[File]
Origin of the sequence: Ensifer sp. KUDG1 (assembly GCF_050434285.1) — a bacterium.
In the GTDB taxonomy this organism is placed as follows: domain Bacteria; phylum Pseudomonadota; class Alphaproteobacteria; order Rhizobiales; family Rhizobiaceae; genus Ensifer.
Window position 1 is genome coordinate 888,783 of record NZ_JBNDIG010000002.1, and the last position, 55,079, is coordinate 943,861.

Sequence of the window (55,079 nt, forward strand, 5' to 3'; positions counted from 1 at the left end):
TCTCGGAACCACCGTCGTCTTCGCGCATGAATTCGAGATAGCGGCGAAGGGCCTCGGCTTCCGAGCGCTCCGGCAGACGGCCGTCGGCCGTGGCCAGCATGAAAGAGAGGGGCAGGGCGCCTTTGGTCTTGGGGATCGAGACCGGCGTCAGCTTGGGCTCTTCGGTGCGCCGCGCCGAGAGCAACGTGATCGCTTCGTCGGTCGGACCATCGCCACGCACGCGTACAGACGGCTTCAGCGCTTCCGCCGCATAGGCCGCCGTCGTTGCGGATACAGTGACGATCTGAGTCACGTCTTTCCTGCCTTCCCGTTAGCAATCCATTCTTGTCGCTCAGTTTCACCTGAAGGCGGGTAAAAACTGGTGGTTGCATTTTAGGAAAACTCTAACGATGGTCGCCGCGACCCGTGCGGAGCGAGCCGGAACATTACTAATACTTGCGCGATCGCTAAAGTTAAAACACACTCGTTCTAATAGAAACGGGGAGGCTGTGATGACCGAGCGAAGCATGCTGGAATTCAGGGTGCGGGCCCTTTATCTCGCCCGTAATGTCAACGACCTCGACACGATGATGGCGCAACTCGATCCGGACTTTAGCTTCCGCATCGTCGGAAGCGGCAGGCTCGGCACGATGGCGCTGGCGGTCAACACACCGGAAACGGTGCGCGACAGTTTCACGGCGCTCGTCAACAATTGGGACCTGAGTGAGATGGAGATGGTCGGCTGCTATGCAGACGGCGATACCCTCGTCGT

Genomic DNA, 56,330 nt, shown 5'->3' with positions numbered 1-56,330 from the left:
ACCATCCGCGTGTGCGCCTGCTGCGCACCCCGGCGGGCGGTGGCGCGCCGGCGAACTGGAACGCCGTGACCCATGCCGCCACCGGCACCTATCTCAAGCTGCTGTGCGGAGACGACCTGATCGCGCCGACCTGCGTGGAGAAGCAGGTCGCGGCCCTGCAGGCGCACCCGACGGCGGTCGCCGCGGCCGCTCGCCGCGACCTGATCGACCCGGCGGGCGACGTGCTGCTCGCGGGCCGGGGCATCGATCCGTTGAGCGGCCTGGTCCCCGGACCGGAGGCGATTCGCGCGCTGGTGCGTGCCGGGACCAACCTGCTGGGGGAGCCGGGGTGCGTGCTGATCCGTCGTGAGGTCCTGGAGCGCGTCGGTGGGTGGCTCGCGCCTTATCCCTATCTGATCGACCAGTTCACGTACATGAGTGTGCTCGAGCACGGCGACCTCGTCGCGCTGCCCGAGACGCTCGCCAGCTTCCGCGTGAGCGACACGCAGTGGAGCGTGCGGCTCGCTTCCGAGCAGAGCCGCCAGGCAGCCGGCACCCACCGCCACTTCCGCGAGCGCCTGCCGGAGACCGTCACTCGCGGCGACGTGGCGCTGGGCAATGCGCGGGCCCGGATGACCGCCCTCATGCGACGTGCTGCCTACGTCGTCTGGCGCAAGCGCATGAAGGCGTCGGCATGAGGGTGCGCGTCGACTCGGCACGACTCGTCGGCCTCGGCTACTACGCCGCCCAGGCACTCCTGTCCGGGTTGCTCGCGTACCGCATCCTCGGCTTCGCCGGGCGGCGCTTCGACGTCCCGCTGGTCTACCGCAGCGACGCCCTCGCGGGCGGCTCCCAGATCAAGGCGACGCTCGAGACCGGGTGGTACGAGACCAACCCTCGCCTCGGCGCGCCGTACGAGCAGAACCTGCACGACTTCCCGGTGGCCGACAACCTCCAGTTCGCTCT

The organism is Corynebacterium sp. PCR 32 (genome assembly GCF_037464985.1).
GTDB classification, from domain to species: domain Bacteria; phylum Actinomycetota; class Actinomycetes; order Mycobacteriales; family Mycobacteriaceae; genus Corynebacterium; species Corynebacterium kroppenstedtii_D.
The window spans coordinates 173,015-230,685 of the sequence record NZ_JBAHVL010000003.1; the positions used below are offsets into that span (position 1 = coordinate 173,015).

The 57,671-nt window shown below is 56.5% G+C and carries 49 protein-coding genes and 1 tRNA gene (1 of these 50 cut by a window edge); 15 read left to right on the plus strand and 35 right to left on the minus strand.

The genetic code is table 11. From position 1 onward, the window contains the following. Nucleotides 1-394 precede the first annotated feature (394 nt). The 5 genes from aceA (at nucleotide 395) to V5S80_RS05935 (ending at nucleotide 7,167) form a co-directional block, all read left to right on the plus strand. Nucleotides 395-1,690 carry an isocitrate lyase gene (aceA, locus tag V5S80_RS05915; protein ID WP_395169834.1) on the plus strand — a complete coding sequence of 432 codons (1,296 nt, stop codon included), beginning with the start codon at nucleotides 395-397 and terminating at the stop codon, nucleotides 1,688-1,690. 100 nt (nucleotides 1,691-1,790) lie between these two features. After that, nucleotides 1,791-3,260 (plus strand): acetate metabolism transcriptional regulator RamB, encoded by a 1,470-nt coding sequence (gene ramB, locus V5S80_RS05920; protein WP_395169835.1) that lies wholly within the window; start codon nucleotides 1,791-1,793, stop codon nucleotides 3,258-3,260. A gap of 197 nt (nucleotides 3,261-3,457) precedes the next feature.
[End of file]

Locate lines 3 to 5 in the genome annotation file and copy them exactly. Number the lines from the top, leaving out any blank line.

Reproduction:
Window position 1 is genome coordinate 888,783 of record NZ_JBNDIG010000002.1, and the last position, 55,079, is coordinate 943,861.

Sequence of the window (55,079 nt, forward strand, 5' to 3'; positions counted from 1 at the left end):
TCTCGGAACCACCGTCGTCTTCGCGCATGAATTCGAGATAGCGGCGAAGGGCCTCGGCTTCCGAGCGCTCCGGCAGACGGCCGTCGGCCGTGGCCAGCATGAAAGAGAGGGGCAGGGCGCCTTTGGTCTTGGGGATCGAGACCGGCGTCAGCTTGGGCTCTTCGGTGCGCCGCGCCGAGAGCAACGTGATCGCTTCGTCGGTCGGACCATCGCCACGCACGCGTACAGACGGCTTCAGCGCTTCCGCCGCATAGGCCGCCGTCGTTGCGGATACAGTGACGATCTGAGTCACGTCTTTCCTGCCTTCCCGTTAGCAATCCATTCTTGTCGCTCAGTTTCACCTGAAGGCGGGTAAAAACTGGTGGTTGCATTTTAGGAAAACTCTAACGATGGTCGCCGCGACCCGTGCGGAGCGAGCCGGAACATTACTAATACTTGCGCGATCGCTAAAGTTAAAACACACTCGTTCTAATAGAAACGGGGAGGCTGTGATGACCGAGCGAAGCATGCTGGAATTCAGGGTGCGGGCCCTTTATCTCGCCCGTAATGTCAACGACCTCGACACGATGATGGCGCAACTCGATCCGGACTTTAGCTTCCGCATCGTCGGAAGCGGCAGGCTCGGCACGATGGCGCTGGCGGTCAACACACCGGAAACGGTGCGCGACAGTTTCACGGCGCTCGTCAACAATTGGGACCTGAGTGAGATGGAGATGGTCGGCTGCTATGCAGACGGCGATACCCTCGTCGT